More than 1,000 students are currently said to be stuck in Sumy, many of whom are believed to be of Indian, Chinese, Caribbean and African origin. They are contending with shortages in food and water and, while Russia lays siege to the area, there are few safe routes out of the city.
In another case, a young man told The Independent that volunteers, claiming to be a part of the Red Cross, were colluding with Ukraine immigration officials to prioritise the entry of refugees who are willing to pay a fee to flee the country at border points.
The refugee, in his early twenties, said he witnessed this happening on Wednesday afternoon at the Chop border crossing into Hungary, where he said those fleeing Ukraine without passports were targeted.
The people claiming to be volunteers announced that refugees who don’t have a hard copy of their passports should make themselves known in order to be “sorted” before reaching the stamp point and they were then placed into a separate line, the witness said.
They said they saw at least seven refugees, all Black, pay a bribe and be fast-tracked through.
“They segregated us and kept us there for a couple hours. A guy whose girlfriend was amongst us started talking to one of the immigration officers and, towards the end of the discussion, he handed over dollars and they then allowed him, his girlfriend and two other of his friends to pass.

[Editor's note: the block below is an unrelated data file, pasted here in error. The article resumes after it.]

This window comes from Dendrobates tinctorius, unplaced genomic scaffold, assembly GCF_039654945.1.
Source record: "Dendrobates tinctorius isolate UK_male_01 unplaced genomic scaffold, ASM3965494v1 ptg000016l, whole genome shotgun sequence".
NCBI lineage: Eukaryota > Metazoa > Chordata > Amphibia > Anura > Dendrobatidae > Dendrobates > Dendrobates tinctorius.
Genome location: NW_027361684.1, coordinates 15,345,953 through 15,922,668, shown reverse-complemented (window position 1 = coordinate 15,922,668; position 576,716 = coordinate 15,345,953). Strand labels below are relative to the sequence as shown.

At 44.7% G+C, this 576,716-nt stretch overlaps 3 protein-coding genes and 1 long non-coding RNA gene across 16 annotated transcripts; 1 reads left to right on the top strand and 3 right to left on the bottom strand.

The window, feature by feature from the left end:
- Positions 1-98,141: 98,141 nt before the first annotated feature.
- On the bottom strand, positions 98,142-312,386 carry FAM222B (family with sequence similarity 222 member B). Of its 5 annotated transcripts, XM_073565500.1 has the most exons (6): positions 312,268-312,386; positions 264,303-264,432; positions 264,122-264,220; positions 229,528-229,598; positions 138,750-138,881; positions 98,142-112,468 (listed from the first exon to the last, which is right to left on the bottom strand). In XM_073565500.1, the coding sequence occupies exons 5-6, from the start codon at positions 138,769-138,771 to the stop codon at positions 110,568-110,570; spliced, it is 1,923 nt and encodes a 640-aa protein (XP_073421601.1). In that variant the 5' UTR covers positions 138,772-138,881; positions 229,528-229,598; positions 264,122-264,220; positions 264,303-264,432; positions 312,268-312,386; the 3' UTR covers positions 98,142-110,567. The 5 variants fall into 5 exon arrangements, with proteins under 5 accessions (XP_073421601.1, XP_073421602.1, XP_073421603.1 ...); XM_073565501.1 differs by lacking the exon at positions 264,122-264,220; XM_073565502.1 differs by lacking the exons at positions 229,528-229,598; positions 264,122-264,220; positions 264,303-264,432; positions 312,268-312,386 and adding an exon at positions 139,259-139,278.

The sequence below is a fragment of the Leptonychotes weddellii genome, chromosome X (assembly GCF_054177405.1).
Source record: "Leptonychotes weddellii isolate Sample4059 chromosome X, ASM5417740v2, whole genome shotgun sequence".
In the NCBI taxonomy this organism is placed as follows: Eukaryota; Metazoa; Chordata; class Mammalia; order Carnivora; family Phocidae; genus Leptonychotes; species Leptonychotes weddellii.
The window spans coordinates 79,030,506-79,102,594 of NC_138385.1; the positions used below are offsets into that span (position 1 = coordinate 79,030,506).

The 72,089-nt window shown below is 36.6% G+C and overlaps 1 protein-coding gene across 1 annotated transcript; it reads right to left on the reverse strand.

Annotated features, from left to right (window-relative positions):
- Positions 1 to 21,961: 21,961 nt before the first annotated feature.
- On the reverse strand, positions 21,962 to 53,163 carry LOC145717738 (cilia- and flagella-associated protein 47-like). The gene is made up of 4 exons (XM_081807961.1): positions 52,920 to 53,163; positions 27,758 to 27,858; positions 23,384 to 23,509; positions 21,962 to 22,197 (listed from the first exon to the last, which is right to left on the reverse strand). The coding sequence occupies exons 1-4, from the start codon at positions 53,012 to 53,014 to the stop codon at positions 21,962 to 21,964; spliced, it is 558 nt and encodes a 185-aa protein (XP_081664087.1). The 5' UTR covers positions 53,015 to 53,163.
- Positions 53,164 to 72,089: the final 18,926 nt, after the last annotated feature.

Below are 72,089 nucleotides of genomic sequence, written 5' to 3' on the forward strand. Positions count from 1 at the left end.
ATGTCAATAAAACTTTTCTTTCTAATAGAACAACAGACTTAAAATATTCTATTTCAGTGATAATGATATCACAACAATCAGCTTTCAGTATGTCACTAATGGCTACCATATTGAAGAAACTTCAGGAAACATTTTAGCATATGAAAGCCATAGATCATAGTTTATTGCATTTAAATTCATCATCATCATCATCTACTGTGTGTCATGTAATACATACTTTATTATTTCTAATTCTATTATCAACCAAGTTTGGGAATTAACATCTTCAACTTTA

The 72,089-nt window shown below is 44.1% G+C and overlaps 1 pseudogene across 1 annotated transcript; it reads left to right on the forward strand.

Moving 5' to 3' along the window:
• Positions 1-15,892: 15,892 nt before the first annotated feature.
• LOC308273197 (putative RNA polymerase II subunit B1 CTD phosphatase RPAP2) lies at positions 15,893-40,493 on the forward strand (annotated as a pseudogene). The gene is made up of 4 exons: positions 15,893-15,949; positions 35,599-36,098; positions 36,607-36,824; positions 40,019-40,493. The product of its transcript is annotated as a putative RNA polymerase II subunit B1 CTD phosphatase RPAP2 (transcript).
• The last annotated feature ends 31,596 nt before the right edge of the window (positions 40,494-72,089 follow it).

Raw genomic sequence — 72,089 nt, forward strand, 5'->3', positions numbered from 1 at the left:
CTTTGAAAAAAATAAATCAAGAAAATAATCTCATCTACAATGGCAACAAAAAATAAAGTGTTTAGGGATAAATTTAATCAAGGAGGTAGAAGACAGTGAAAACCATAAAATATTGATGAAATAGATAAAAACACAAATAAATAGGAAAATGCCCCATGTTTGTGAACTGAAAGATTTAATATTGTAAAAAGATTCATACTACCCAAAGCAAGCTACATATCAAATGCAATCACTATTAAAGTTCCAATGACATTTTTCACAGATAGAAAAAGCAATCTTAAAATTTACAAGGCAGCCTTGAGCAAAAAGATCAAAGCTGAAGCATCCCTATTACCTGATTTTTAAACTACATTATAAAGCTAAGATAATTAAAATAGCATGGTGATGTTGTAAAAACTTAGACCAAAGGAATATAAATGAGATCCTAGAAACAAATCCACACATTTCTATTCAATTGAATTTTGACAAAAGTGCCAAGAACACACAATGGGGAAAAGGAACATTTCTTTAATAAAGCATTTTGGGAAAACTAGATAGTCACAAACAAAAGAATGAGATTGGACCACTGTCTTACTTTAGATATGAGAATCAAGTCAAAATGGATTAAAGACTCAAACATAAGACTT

“After that, the immigration guy chose a few Red Cross volunteers working with him to collect bribes from people who are desperate to leave. It’s saddening.
“A few hours later, about four other guys followed the same process. They are not students and they don’t have a valid passport, not even a picture of it, but they allowed them to cross after bribery.”
Luke Tredget, head of emergencies at the British Red Cross, said he was “appalled” to hear the reports and that he had been in touch with his colleagues in the region to raise it “as a matter of urgency” and ensure that it was investigated.
“The British Red Cross strongly rejects discrimination and corruption of any kind, and we are very concerned about these allegations being made against members of the Red Cross Movement,” he added.
It comes as NGOs bolster efforts to prevent and tackle an anticipated surge in smuggling and human trafficking on the Ukrainian border, as refugees fall prey to criminal gangs and opportunists “waiting to traffic people across Europe and into the hands of exploitative industries”.